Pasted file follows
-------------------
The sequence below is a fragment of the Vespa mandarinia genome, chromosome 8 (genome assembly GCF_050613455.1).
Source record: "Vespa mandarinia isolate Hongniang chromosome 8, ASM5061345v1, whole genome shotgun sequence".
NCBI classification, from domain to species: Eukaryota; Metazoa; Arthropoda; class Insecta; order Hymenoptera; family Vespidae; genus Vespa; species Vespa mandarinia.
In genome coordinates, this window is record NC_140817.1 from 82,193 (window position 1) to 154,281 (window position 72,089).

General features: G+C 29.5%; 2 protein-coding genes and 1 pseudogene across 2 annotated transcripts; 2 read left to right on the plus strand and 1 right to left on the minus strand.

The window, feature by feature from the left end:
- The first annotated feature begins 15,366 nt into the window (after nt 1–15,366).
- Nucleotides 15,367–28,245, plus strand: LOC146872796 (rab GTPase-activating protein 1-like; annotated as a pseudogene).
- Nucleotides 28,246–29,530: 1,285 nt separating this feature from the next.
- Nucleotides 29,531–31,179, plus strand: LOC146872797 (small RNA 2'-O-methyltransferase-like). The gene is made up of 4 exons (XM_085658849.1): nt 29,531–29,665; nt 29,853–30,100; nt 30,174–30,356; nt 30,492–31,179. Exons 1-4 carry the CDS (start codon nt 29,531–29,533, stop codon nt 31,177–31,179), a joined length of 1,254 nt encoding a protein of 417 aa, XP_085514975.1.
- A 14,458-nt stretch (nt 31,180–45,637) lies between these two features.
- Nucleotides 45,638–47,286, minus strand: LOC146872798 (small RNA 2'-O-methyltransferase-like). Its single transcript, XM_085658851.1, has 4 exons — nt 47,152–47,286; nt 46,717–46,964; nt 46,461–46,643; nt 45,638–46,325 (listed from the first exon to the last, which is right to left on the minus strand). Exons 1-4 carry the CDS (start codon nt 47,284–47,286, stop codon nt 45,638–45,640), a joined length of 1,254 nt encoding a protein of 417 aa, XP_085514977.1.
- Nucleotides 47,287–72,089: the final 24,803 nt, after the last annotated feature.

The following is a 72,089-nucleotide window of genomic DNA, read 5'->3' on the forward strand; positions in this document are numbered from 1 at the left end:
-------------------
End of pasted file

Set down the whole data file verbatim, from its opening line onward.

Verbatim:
The sequence below is a fragment of the Vespa mandarinia genome, chromosome 8 (genome assembly GCF_050613455.1).
Source record: "Vespa mandarinia isolate Hongniang chromosome 8, ASM5061345v1, whole genome shotgun sequence".
NCBI classification, from domain to species: Eukaryota; Metazoa; Arthropoda; class Insecta; order Hymenoptera; family Vespidae; genus Vespa; species Vespa mandarinia.
In genome coordinates, this window is record NC_140817.1 from 82,193 (window position 1) to 154,281 (window position 72,089).

General features: G+C 29.5%; 2 protein-coding genes and 1 pseudogene across 2 annotated transcripts; 2 read left to right on the plus strand and 1 right to left on the minus strand.

The window, feature by feature from the left end:
- The first annotated feature begins 15,366 nt into the window (after nt 1–15,366).
- Nucleotides 15,367–28,245, plus strand: LOC146872796 (rab GTPase-activating protein 1-like; annotated as a pseudogene).
- Nucleotides 28,246–29,530: 1,285 nt separating this feature from the next.
- Nucleotides 29,531–31,179, plus strand: LOC146872797 (small RNA 2'-O-methyltransferase-like). The gene is made up of 4 exons (XM_085658849.1): nt 29,531–29,665; nt 29,853–30,100; nt 30,174–30,356; nt 30,492–31,179. Exons 1-4 carry the CDS (start codon nt 29,531–29,533, stop codon nt 31,177–31,179), a joined length of 1,254 nt encoding a protein of 417 aa, XP_085514975.1.
- A 14,458-nt stretch (nt 31,180–45,637) lies between these two features.
- Nucleotides 45,638–47,286, minus strand: LOC146872798 (small RNA 2'-O-methyltransferase-like). Its single transcript, XM_085658851.1, has 4 exons — nt 47,152–47,286; nt 46,717–46,964; nt 46,461–46,643; nt 45,638–46,325 (listed from the first exon to the last, which is right to left on the minus strand). Exons 1-4 carry the CDS (start codon nt 47,284–47,286, stop codon nt 45,638–45,640), a joined length of 1,254 nt encoding a protein of 417 aa, XP_085514977.1.
- Nucleotides 47,287–72,089: the final 24,803 nt, after the last annotated feature.

The following is a 72,089-nucleotide window of genomic DNA, read 5'->3' on the forward strand; positions in this document are numbered from 1 at the left end: